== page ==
Intel (INTC) Q4 2022 Earnings: What to Expect

Intel logo outside its headquarters
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With an almost 50% decline in the past twelve months, Intel (INTC) stock has been facing challenges to its price, driven by prolonged chip supply shortages, risk of a recession and weakening demand in datacenter and consumer products.

However, based on valuation, now seems like an ideal time to buy the stock. Can Intel demonstrate an ability to regain market share and return value to shareholders? These are a few questions investors will ask when the company reports fourth quarter fiscal 2022 earnings results after the closing bell Thursday. While Intel has surpassed the Street’s earnings and revenue estimates in three of the past four quarters, weaknesses in the datacenter group and client computing group have pressured the stock.

However, things have begun to improve. According to Mercury Research, during the past three months, Intel has regained some market share in consumer computing (PC and Laptops) compared to rivals AMD (AMD) and Nvidia (NVDA). “We expect Intel to continue taking away desktop and notebook market share from AMD because of the recent Raptor Lake launch,” noted the report. What’s more, Intel has begun to address its capital position, aiming to cut costs by $3 billion in this fiscal year, while reducing annual operating expenses by $8 to $10 billion by 2025.

From a valuation perspective, with a forward P/E of 15, which is inline with its historical average, now may be an opportunity to add Intel for the long term. With its dividend yield of 5%, patient investors who are willing to allow the company time to take back semiconductor market leadership can be rewarded. That said, while Intel has been showing promising results, the company on Thursday must deliver another top and bottom line beat, while selling the upside potential of its recent manufacturing plants.

For the quarter that ended December, the Santa Clara, Calif.-based company is expected to earn 20 cents per share on revenue of $14.48 billion. This compares to the year-ago quarter when earnings were $1.09 per share on revenue of $19.53 billion. For the full year, earnings are expected to decline from $5.47 per share a year ago to $1.95 per share, while full-year revenue of $63.5 billion would decline 15% year over year.

The expected year-over-year decline of 26% and 65% declines in revenue and profits, respectively, are the main drivers for the pressure Intel stock has been under. The fact that full-year revenue is expected to decline 15% underscores why Intel wants to re-invent itself. The market wants to see evidence that the business can improve, that the company can stabilize revenues, while at the same time cutting operating costs. As has been the case, execution will be critical to the company’s success and the movement of the stock price.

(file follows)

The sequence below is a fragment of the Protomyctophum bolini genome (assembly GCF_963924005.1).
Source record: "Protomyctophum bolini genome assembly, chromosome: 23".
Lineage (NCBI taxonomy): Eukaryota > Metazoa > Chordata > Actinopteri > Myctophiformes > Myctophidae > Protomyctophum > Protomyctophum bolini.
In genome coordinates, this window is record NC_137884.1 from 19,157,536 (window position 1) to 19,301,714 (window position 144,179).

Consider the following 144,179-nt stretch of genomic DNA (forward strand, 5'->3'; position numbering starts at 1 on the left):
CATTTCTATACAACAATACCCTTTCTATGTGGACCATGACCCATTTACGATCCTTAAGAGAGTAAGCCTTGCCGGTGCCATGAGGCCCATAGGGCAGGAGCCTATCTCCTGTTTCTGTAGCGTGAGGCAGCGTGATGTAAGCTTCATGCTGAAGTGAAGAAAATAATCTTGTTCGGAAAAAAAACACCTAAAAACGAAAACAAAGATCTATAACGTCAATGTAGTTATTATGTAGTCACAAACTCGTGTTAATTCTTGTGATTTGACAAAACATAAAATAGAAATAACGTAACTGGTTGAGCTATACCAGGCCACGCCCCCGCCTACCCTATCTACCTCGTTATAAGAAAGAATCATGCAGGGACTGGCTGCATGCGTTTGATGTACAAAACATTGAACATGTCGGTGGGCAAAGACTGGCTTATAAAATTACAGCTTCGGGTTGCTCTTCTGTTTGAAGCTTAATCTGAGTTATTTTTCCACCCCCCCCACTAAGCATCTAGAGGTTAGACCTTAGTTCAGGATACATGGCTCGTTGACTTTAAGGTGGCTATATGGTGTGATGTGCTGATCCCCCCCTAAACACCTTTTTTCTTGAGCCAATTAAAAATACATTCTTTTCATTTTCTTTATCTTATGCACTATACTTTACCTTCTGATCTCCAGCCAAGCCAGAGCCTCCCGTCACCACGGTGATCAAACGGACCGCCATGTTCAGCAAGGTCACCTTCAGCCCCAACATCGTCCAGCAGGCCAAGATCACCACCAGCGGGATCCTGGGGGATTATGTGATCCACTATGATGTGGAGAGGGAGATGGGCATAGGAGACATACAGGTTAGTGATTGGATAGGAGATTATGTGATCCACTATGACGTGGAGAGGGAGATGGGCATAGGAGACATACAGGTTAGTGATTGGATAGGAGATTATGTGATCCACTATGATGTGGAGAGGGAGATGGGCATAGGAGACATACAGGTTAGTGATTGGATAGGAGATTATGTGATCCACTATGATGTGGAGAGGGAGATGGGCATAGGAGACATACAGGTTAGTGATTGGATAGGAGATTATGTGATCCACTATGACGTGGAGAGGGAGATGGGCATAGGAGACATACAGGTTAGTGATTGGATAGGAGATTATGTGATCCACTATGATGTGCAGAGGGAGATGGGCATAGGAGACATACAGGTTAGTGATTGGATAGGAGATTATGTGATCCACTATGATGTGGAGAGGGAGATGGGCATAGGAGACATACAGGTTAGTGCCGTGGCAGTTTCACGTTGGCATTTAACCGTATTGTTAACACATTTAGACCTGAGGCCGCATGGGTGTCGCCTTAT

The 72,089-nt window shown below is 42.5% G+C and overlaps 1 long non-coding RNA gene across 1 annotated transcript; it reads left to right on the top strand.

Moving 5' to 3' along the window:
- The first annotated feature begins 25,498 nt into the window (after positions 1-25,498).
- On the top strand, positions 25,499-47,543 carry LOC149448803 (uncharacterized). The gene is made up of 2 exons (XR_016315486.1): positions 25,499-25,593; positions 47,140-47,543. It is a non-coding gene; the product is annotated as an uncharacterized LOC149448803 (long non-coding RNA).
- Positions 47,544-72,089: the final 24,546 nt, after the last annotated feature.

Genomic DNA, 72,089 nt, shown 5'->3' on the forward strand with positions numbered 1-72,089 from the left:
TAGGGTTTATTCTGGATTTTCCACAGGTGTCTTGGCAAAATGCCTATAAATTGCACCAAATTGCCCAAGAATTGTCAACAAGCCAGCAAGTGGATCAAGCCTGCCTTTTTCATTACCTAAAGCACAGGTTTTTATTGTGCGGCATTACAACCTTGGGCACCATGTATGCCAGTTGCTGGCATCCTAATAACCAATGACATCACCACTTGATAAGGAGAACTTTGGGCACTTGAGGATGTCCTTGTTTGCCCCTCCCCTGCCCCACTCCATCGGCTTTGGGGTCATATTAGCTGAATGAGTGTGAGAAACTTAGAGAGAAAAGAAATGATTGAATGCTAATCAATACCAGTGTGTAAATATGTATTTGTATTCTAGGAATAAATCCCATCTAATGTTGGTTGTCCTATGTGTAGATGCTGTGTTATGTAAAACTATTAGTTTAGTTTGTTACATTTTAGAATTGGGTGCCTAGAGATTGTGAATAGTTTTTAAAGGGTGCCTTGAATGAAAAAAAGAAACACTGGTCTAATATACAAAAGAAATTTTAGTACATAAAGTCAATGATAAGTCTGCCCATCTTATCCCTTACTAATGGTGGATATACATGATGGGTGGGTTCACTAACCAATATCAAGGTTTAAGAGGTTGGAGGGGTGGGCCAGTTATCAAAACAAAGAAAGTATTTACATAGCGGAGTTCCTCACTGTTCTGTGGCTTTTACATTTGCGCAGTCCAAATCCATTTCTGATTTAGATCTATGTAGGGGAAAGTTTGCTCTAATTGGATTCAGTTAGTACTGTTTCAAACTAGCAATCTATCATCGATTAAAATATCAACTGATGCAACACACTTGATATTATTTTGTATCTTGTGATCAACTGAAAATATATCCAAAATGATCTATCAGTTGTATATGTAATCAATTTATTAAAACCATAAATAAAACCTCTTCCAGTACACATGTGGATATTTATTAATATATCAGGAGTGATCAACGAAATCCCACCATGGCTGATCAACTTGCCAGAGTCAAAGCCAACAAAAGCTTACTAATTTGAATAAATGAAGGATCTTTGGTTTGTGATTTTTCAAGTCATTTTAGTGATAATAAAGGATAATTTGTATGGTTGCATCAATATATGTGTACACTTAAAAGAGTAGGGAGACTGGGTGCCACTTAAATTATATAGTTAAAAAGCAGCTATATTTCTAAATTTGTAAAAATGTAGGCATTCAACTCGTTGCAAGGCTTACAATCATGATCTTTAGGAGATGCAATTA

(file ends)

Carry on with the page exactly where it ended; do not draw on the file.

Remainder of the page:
In the third quarter, the company reported adjusted EPS of 59 cents per share beat estimates by 26 cents. Although Q3 revenue of $15.34 billion surpassed consensus estimates by more $36 million, it represented a year-over-year decline of more than 15%. “Despite the worsening economic conditions, we delivered solid results and made significant progress with our product and process execution during the quarter,” said Pat Gelsinger, Intel CEO.

Despite the optimism, it wasn’t as glowing as the top and bottom line beat suggested. Fundamentally, the company ended the quarter with $17 billion in net debt. This explains why cost-cutting is a major focus moving forward. On Thursday investors will want to see whether these areas show enough improvement to revive the stock.

The views and opinions expressed herein are the views and opinions of the author and do not necessarily reflect those of Nasdaq, Inc.

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Richard Saintvilus

After having spent 20 years in the IT industry serving in various roles from system administration to network engineer, Richard Saintvilus became a finance writer, covering the investor's view on the premise that everyone deserves a level playing field. His background as an engineer with strong analytical skills helps him provide actionable insights to investors. Saintvilus is a Warren Buffett disciple who bases his investment decisions on the quality of a company's management, its growth prospects, return on equity and other metrics, including price-to-earnings ratios. He employs conservative strategies to increase capital, while keeping a watchful eye on macro-economic events to mitigate downside risk. Saintvilus' work has been featured on CNBC, Yahoo! Finance, MSN Money, Forbes, Motley Fool and numerous other outlets. You can follow him on Twitter at @Richard_STv.

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